Treasurer Paul Keating was awarded ‘Finance Minister of the Year’ by Euromoney Magazine in 1984 on the strength of this and related policy implementation.
   See http://www.davidbrown1801nsw.info/LostStoryFound.html. Prior to the float in 1983, Australia’s currency exchange rate was fixed but maintained at
   parity relative to the US dollar.
4. Foreign reserves are the accumulated savings of foreign currencies and gold as in consequence of international trade.
5. Under the previous (fixed) exchange rate system, exporters earned additional income for their economy. That income raised the money supply by raising foreign
   reserves, that is, national savings. Those savings added to national wealth and economic growth. However, there were other aspects about this system that made it
   unattractive to banking industry and the Reserve Bank of Australia (RBA), and made them willing to opt for what they thought was a better exchange rate
   system. (see footnote 3)
5a. While trading does not add to foreign reserves, it does not stop a central bank from adding to the money supply by speculating in the money market
   for specific purposes. Under the float, sufficient foreign reserves are kept for day-to-day and longer term administrative requirements (including accommodate
   the RBA’s need to speculate in currency and influence the exchange rate) the but with no intention to accumulate beyond that.
6. Impact of the Floating Exchange Rate System on Employment and Growth at
   http://www.buoyanteconomies.com/Impact%20of%20floating%20exchange%20rate%20Growth.htm refers. Also, lost industries and jobs translate into lost
   revenue.
7# Blanchard O and GM Milesi-Ferretti (2011), ‘(Why) Should Current Account Balances be Reduced?’, IMF Staff Discussion Note 11/03. Olivier Blanchard and
   Gian Maria Milesi-Ferretti provide a concise summary of the global imbalance argument in a recent IMF paper.] They describe the difference between ‘good’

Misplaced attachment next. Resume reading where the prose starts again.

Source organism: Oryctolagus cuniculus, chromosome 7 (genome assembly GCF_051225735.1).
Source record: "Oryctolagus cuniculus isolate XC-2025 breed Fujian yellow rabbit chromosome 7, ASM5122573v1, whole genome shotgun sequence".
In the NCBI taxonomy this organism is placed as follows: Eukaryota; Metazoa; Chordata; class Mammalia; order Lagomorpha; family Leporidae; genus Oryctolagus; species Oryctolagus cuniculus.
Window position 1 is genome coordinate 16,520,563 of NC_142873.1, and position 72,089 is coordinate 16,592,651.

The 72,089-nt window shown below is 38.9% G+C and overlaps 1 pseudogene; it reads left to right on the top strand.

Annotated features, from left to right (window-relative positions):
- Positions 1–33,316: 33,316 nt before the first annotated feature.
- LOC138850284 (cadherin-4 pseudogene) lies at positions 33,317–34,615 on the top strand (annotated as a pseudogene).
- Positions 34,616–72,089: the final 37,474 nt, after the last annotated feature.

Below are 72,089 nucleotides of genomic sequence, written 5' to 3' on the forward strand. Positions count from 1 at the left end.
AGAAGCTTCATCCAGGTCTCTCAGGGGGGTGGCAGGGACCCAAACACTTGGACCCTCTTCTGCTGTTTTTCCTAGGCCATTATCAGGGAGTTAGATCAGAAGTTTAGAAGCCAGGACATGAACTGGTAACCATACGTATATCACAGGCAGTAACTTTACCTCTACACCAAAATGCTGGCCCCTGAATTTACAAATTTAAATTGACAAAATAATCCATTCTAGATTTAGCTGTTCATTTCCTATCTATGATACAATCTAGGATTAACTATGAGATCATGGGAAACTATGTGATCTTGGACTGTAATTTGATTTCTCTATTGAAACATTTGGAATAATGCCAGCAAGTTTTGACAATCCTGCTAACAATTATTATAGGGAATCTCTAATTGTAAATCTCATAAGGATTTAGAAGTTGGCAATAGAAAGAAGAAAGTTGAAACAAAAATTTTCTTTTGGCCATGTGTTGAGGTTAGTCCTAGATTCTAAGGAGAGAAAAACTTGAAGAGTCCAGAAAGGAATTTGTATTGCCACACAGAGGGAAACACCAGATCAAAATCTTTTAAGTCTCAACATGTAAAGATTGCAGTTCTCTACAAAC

and ‘bad’ current account deficits. Bad current account deficits are those which result from domestic distortions or excessive fiscal positions. Good ones are
   those which do not have such causes.' per Guy Debelle, Assistant Governor (Financial Markets) RBA Address at ADBI/UniSA Workshop on Growth and
   Integration in Asia Adelaide – 8 July 2011. 'Leigh Harkness on the RBA CAD perspective' article and succeeding comments on 'Macrobusiness' discussion
   website of 11 August 2011 also expands on this.
8. Government exchange rate policy has caused the failure of many productive Australian industries - Web page 'The Demise of Australian Industry' lists some of
   those.
8.#More recently, reference has been made to Australia having a three-speed economy, with the state of Victoria and the Australian Capital Territory sitting in
   middle place due to retail industry and housing finance. Nevertheless, it is still symptomatic of the float’s mechanism that facilitates the redistribution of an
   economy’s (isolated) money supply, and foreshadows a looming crisis
9. The adoption of the 'float' placed the banking industry in a pivotal position within the economy, and increased its potential for income.. (see footnote 5). Banks
   are quite unlike Savings and Loans (S&L) organisations. S & L organisations like building societies and credit unions can only lend from the money that
   members deposit with them. They cannot alter the money supply. Bank credit is not limited to the money that customers lodge with them as deposits.
10. Growth of commercial bank credit due to deregulation whereby the nation's expenditure is greater than its income can be expressed logically as E = Y + Cr,
   where: E is national expenditure; Y is national income; and Cr is the growth of commercial bank credit. Conversely Y = E - Cr. Para 34 by Leigh Harkness at
   Impact of the Floating Exchange Rate System on Debt refers. Deregulation was in effect a license for the banking industry 'to print money' (un-entitled money)
   and guaranteed their profitability. (see endnote 3). In contrast, the money S&L lends has a prior entitlement to the economy’s productive capacity. (see endnote
   9)
11 Buying more than we produce by importing more that we export in consequence of 'deregulation' can logically be expressed as M - X = Cr (Cr = Commercial
   Bank Credit) as explained in para’s 32 – 39 by Leigh Harkness at
   http://www.buoyanteconomies.com/Impact%20of%20floating%20exchange%20rate%20Debt.htm as M - X = Cr or M = X + Cr (or Cr = M-X.)
12.# Correlating growths in Australia's Bank Credit, Current Account Deficit, and inflation see graphs and explanations at http://www.buoyanteconomies.com/ .
12a. RBA, International Market Operations http://www.rba.gov.au/mkt-operations/intl-mkt-oper.html 4. The Exchange Rate and Monetary Policy 26 May 2012
   refers